Silverfish and firebrats are nocturnal and hide during the day. If the object they are hiding beneath is moved, they will dart toward another secluded place. They come out at night to seek food and water. Both insects prefer dry food such as cereals, flour, pasta, and pet food; paper with glue or paste; sizing in paper including wallpaper; book bindings; and starch in clothing. Household dust and debris, dead insects, and certain fungi also are important sources of food. However, they can live for several months without nourishment.
Large numbers of these insects can invade new homes from surrounding wild areas, especially as these areas dry out during the summer. They also can come in on lumber, wallboard, and similar products. Freshly laid concrete and green lumber supply humidity, while wallpaper paste provides food.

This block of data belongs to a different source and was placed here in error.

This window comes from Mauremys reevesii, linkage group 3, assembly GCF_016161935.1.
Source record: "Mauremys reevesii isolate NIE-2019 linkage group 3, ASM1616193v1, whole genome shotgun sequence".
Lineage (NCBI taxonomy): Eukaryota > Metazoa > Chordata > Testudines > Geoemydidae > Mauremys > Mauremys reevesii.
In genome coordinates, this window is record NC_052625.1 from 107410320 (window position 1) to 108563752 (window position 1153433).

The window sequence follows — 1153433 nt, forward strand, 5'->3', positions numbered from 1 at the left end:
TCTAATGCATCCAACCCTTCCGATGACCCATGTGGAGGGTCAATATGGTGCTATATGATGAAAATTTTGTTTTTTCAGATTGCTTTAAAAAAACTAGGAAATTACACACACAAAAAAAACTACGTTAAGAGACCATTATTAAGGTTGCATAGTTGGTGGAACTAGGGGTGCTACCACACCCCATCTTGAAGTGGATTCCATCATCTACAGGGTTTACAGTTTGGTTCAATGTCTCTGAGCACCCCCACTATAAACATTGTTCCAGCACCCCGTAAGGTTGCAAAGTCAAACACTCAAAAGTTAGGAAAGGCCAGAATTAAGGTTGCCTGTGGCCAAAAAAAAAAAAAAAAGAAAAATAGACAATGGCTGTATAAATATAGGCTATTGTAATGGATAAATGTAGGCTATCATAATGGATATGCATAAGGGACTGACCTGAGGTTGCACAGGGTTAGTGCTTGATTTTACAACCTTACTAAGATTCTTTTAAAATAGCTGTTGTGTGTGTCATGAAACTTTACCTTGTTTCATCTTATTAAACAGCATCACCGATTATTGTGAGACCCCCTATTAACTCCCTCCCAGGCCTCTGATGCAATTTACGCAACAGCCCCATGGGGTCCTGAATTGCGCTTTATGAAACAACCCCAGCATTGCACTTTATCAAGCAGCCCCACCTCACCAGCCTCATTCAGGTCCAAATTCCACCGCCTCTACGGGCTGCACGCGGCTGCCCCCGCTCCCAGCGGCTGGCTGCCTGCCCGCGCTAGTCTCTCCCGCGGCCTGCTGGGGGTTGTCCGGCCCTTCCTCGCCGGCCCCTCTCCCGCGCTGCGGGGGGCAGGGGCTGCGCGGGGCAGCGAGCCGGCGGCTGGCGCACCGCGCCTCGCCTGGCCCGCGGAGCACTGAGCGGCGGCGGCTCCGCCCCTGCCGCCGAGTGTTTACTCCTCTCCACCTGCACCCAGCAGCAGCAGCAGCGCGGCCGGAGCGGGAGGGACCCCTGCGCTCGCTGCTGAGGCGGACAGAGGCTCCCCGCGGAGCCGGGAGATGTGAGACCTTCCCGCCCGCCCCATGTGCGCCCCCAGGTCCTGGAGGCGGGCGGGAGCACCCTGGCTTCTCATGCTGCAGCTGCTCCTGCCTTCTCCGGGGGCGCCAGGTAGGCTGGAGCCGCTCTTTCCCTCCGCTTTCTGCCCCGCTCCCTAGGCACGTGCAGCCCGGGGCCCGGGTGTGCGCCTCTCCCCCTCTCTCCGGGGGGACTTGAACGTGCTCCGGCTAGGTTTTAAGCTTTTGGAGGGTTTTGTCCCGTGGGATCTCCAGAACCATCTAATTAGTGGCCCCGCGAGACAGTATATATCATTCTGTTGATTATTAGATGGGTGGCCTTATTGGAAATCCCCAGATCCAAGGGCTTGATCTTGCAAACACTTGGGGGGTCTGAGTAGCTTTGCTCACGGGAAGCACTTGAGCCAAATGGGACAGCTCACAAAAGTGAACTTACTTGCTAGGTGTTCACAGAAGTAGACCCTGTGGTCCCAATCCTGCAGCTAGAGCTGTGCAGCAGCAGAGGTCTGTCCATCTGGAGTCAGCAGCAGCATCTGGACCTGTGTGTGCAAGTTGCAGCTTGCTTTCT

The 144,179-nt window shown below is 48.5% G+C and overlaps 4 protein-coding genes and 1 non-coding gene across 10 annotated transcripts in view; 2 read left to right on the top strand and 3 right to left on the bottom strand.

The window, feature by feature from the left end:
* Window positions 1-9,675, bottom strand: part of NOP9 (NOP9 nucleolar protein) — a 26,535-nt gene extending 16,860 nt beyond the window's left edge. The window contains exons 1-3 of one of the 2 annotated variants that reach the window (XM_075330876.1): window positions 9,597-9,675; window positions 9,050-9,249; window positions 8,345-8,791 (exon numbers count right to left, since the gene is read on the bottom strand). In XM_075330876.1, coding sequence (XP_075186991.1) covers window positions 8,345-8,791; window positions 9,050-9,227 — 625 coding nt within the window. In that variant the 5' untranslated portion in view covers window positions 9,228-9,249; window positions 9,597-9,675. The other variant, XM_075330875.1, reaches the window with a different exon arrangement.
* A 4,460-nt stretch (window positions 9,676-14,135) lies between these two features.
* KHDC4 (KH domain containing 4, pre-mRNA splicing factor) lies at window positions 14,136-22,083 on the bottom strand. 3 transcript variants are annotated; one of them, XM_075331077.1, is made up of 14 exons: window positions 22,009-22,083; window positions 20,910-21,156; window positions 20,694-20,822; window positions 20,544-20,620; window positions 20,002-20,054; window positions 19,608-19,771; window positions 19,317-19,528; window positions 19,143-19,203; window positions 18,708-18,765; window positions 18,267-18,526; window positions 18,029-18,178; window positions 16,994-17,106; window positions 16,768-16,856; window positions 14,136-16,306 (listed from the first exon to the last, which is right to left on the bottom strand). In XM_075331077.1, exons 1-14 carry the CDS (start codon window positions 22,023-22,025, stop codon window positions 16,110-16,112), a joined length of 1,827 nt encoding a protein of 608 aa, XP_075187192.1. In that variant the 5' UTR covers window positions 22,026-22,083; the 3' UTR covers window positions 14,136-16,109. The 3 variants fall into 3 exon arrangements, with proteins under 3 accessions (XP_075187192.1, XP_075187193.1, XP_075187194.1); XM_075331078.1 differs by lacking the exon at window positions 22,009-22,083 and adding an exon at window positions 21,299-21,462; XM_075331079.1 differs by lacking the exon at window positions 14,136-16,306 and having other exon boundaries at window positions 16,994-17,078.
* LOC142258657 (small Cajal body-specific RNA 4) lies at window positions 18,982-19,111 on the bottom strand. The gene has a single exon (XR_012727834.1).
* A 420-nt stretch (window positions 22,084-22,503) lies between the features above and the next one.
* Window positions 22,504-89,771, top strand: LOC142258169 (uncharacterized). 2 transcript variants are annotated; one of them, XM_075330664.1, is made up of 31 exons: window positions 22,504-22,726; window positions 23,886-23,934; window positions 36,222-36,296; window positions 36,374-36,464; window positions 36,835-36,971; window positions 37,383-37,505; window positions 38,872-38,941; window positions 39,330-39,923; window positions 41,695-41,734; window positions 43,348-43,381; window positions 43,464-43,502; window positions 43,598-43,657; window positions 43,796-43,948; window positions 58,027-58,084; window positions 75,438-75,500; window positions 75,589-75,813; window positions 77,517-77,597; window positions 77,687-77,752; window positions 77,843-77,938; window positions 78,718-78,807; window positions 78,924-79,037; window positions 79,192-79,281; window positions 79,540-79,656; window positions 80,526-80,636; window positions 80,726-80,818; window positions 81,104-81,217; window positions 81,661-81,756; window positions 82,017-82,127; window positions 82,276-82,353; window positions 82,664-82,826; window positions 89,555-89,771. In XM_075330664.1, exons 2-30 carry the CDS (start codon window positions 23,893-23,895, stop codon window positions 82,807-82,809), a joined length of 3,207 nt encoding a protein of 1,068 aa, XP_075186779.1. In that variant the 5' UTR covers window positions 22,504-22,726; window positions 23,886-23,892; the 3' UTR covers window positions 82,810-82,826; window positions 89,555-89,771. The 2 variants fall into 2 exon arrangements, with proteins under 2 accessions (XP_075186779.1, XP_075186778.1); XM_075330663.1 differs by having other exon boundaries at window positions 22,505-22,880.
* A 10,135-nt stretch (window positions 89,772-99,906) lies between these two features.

The common silverfish, is shiny, silver or pearl gray, and about 1/2 inch long, although it can grow as long as 3/4 inch. The common firebrat, is shiny, a mottled gray or brown, and about 1/2 inch long. Adults of both species are slender, wingless, soft-bodied insects with 2 long, slender antennae. Their bodies taper gradually from front to rear to 3 long, thin, tail like appendages.
Although small nymphs (those that are less than 1/8 inch long) lack scales, both large nymphs and adults have them. If you see scales around or beneath damaged items, it is a good indication that these pests are the culprits. The scales are delicate, dust like, and slightly incandescent in the light, and they stick to most surfaces.